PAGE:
“Halftime in America” is a punchier version of Wag the Dog’s reelection slogan, “Don’t Change Horses in Midstream.” They might have tried, “The Best is Yet to Come,” but Bloomberg already took that one.
It’s one of those wonderful side benefits of socialism that the gap between corporate advertising and a campaign commercial blurs. What’s good for GM is good for America and what’s good for Chrysler is good for Obama. We may not have the pipeline, but we’re still pipelining taxpayer money to a few precious union jobs with car companies that look a lot like the UK’s car companies did in the seventies.
You can’t really blame Chrysler for trying to preserve its Motor City brand, even if it’s with a commercial that wasn’t actually filmed in Detroit. It’s much easier to put together some inspiring scenes of a Detroit recovery if you shoot it in Los Angeles, a place that has its problems, but which is much more likely to have cheerful couples waking up in apartments that seem to be entirely made of glass.
The Motor City brand is one of those things that doesn’t mean a whole lot anymore, but still stirs up sentimentality, like the immigrant experience or freedom of speech. That Detroit is as real today as the Chicago depicted in Sandburg’s poem which served as the hog butcher, tool maker and wheat stacker to the world. Today Sandburg might have called a food stamp scanner, scammer and welfare taker instead.
American industry is a ghost of that former vigor, its hog butchering, tool making and wheat stacking done in by the progressive vision of a post-industrial society. Today it’s Shanghai that might qualify for a Sandburg poem and it’s also the only place to find that kind of aggressive industrial growth, but Halftime in Shanghai doesn’t sound the same even if Shanghaiing American industry is the name of the game.
Chevy, another government bailout recipient, eschewed the phony clip show patriotism and cut right to showing that their truck could survive an apocalypse. Unlike Halftime in America, that ad could have been filmed in Detroit, which has major apocalypse potential. If you have to choose between trying to convince Americans that Motor City is back or convincing that the end of the world is near but that the right truck can help you make it out alive, go with the second one.
But Chrysler needs the Motor City brand, because it doesn’t exist anymore. After a brief two year period of being an American company again after its sale by Daimler-Benz, it is now owned by Fiat, which is as All-American as its CEO, Sergio Marchionne, who does not sound very much like Clint Eastwood. It needs that image of American industry, even if it’s an Italian company still employing some American workers and an American brand.
Everyone needs their myths, even if it’s the myth of a booming Motor City created in Los Angeles, starring a California movie star by a company headquartered in Turin, Italy. It beats the tawdry reality of Detroit. It’s not as if anyone confuses myths with reality, or commercials with substance.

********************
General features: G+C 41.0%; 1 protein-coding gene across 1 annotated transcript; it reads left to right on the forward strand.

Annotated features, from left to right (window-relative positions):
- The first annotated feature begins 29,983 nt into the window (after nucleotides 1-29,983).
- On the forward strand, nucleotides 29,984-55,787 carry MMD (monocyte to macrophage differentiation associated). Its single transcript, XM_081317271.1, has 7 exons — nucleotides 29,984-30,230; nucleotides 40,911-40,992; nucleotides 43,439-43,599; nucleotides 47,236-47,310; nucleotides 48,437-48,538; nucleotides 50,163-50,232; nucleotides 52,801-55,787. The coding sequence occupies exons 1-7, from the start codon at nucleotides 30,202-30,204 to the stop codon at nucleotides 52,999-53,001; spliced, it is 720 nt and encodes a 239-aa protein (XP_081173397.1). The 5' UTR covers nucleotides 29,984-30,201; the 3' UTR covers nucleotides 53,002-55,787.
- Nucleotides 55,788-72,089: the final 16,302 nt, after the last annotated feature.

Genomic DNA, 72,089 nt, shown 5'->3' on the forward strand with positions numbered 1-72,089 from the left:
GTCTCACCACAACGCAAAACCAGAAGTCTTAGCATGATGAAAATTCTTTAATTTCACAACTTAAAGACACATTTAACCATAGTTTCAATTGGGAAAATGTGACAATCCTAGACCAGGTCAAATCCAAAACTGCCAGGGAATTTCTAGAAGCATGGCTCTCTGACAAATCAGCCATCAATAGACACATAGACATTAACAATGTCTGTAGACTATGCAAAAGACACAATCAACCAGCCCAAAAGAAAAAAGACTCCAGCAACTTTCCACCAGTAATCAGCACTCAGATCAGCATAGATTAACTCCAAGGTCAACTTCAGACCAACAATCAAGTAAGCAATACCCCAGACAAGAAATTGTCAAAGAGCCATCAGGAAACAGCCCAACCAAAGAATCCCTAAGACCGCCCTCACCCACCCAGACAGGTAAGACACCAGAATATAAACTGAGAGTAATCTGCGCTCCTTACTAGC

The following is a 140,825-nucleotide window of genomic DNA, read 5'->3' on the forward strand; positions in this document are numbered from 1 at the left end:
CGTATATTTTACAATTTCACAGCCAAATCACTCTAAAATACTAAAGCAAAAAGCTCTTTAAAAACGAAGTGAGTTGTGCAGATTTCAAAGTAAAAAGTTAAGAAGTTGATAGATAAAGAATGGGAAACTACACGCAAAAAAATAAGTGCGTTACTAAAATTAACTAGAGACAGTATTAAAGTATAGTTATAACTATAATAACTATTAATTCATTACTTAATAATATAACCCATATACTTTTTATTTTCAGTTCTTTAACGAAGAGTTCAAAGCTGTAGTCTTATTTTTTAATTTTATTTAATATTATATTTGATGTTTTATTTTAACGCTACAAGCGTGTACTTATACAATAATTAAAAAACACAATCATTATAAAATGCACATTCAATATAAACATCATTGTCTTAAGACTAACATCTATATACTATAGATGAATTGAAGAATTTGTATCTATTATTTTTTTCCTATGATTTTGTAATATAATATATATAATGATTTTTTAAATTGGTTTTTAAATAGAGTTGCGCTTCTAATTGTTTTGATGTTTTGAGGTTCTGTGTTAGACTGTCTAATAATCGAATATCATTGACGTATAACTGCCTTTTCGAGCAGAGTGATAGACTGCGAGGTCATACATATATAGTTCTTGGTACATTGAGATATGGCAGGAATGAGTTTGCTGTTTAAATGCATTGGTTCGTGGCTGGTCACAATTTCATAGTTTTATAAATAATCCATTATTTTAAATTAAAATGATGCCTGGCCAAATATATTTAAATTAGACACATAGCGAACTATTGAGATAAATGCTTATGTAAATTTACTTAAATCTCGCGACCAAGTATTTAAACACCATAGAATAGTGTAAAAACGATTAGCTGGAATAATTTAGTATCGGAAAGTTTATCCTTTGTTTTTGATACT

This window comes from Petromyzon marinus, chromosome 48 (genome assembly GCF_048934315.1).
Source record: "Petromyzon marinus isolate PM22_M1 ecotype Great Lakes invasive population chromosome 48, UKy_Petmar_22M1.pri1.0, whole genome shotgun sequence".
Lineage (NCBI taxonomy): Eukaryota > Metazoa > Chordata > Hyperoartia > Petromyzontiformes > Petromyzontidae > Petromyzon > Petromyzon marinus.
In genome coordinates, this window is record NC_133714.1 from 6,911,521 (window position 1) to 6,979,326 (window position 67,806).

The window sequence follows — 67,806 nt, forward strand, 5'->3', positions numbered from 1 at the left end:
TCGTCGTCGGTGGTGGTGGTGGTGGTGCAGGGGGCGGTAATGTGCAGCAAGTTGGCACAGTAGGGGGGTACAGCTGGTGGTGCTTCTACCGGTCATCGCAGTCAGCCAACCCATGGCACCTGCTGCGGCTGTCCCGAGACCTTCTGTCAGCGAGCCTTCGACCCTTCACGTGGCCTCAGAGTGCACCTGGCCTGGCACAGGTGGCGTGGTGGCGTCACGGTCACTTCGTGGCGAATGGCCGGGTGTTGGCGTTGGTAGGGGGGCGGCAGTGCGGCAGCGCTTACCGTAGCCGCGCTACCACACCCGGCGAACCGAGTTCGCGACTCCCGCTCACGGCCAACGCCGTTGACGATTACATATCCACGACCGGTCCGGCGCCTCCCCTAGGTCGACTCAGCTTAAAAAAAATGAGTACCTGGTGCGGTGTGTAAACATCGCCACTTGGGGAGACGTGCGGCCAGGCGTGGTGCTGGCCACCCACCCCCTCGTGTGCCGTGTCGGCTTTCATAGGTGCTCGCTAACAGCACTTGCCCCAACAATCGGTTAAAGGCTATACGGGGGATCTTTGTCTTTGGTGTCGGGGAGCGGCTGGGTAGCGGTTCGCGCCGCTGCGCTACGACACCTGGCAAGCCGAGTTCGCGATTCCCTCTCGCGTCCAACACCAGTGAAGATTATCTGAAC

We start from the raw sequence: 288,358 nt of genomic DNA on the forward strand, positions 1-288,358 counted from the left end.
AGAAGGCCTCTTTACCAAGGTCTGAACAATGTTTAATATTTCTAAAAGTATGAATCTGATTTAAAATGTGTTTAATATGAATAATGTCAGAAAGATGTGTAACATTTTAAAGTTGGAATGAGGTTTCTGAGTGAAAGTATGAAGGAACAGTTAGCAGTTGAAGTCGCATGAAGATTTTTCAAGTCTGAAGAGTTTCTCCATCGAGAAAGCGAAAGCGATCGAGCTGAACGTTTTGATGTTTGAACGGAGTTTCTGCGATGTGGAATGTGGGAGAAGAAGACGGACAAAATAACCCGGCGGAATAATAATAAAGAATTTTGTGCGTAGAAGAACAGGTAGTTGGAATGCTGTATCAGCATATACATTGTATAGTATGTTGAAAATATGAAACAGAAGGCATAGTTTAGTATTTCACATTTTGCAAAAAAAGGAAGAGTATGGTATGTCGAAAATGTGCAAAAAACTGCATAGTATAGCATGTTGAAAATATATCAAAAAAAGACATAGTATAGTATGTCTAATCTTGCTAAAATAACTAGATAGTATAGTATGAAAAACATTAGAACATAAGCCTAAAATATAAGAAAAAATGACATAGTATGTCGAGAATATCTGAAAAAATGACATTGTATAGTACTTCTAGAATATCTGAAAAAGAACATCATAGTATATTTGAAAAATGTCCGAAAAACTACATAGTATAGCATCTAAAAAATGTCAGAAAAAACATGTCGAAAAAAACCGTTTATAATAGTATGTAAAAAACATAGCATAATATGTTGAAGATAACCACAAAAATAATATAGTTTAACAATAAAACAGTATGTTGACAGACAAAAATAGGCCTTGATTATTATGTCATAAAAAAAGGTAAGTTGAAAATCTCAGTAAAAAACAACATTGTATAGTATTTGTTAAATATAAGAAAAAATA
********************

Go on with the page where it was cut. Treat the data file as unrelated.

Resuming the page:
Some of Eastwood’s most famous Westerns were actually filmed by Italian directors in Italy. If Sergio Leone could give us Eastwood staging six gun duels in the Apennine Mountains off the Adriatic Sea, then why can’t Sergio Marchionne give us Clint Eastwood pacing around an LA stage and breathily pontificating on how hard it is to keep the people and car companies of Detroit down.
We needed the Westerns at a time when the frontier was closing, and if toward the end they were ugly vicious little tableaux of unredeeming violence being filmed in Spanish ghost towns, no one really cared anymore. As the American car company goes the way of the Wild West, we have spaghetti car commercials instead of spaghetti Westerns reassuring us that we are still the same people we used to be. Strong, resilient and capable of recovering from anything with enough bailout money.
Halftime in America didn’t explicitly set out to promote Obama, but it didn’t need to. Its theme was hope. Its purpose was a defense of widely unpopular policies. It didn’t need to mention him by name, any incumbent would have done. Its come on is the same one used in every casino and by every street corner three-card monte dealer. “Don’t stop now. Sure you may be behind, but if you throw it all in, you’ll double your money.”
Halftime in America depends on the metaphor of halftime to convince us to discount the past and embrace hope and change all over again. Forget how badly we fumbled the ball and believe that this time we’ll make the touchdown.
But the right metaphor isn’t a closely fought game where the lovable underdogs are behind and they just need one golden moment to make it all worthwhile. It’s a game where the quarterback has spent most of the game playing golf a 100 miles away, where the players are angry people who can’t play football but sued their way onto the team, and the coaching staff only knows how to incite the home crowd to assault the opposing fans, but have no idea how the game is played and think rules are for suckers.
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